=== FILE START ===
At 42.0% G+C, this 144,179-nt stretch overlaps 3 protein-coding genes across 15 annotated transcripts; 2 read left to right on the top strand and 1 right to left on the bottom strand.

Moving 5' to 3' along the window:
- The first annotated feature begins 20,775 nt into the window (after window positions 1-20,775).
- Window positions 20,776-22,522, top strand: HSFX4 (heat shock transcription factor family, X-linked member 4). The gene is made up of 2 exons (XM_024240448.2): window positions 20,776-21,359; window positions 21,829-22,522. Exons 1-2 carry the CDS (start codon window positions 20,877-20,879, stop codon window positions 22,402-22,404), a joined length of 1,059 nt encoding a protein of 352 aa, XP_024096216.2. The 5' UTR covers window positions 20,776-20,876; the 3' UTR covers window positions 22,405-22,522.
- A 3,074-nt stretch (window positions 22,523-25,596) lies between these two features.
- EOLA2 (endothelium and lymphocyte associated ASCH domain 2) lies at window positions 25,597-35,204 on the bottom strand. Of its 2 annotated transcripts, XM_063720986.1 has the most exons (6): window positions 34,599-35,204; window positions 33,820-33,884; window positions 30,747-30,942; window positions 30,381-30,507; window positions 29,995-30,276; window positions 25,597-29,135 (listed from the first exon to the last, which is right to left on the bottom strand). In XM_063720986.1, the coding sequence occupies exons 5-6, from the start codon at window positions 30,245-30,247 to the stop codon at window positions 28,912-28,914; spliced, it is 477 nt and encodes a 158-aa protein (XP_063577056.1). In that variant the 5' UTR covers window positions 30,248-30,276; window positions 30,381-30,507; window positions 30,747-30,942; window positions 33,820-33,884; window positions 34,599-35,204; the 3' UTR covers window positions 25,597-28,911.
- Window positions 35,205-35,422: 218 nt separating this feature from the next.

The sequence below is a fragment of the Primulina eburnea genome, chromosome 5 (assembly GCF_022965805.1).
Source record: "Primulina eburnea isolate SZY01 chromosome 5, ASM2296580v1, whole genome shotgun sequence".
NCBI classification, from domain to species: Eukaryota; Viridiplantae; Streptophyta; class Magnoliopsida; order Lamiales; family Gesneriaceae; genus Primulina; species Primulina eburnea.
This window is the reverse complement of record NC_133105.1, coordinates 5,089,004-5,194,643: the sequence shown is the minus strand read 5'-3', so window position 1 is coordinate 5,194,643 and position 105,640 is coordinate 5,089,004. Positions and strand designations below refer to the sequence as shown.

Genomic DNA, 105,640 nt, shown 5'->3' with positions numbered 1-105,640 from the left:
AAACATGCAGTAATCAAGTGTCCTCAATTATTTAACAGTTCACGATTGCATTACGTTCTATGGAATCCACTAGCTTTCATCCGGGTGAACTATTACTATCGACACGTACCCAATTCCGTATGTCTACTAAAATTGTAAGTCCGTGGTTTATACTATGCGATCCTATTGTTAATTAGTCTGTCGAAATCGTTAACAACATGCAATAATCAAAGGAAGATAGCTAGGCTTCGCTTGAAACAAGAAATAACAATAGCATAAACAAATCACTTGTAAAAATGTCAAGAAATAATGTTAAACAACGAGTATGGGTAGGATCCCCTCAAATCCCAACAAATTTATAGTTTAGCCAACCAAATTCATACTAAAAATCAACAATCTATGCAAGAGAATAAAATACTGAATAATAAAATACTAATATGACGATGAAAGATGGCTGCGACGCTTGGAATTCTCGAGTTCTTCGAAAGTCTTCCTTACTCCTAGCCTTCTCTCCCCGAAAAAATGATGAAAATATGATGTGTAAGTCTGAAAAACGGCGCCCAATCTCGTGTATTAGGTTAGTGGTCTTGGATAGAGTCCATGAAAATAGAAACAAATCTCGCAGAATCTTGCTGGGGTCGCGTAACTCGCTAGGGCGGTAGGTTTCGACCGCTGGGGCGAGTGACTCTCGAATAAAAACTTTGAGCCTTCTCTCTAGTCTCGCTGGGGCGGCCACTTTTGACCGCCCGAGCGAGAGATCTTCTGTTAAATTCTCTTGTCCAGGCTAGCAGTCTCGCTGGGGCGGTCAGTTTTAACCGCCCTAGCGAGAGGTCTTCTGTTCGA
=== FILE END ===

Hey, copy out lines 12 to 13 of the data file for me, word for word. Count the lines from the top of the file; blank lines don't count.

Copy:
Genomic DNA, 105,640 nt, shown 5'->3' with positions numbered 1-105,640 from the left:
AAACATGCAGTAATCAAGTGTCCTCAATTATTTAACAGTTCACGATTGCATTACGTTCTATGGAATCCACTAGCTTTCATCCGGGTGAACTATTACTATCGACACGTACCCAATTCCGTATGTCTACTAAAATTGTAAGTCCGTGGTTTATACTATGCGATCCTATTGTTAATTAGTCTGTCGAAATCGTTAACAACATGCAATAATCAAAGGAAGATAGCTAGGCTTCGCTTGAAACAAGAAATAACAATAGCATAAACAAATCACTTGTAAAAATGTCAAGAAATAATGTTAAACAACGAGTATGGGTAGGATCCCCTCAAATCCCAACAAATTTATAGTTTAGCCAACCAAATTCATACTAAAAATCAACAATCTATGCAAGAGAATAAAATACTGAATAATAAAATACTAATATGACGATGAAAGATGGCTGCGACGCTTGGAATTCTCGAGTTCTTCGAAAGTCTTCCTTACTCCTAGCCTTCTCTCCCCGAAAAAATGATGAAAATATGATGTGTAAGTCTGAAAAACGGCGCCCAATCTCGTGTATTAGGTTAGTGGTCTTGGATAGAGTCCATGAAAATAGAAACAAATCTCGCAGAATCTTGCTGGGGTCGCGTAACTCGCTAGGGCGGTAGGTTTCGACCGCTGGGGCGAGTGACTCTCGAATAAAAACTTTGAGCCTTCTCTCTAGTCTCGCTGGGGCGGCCACTTTTGACCGCCCGAGCGAGAGATCTTCTGTTAAATTCTCTTGTCCAGGCTAGCAGTCTCGCTGGGGCGGTCAGTTTTAACCGCCCTAGCGAGAGGTCTTCTGTTCGA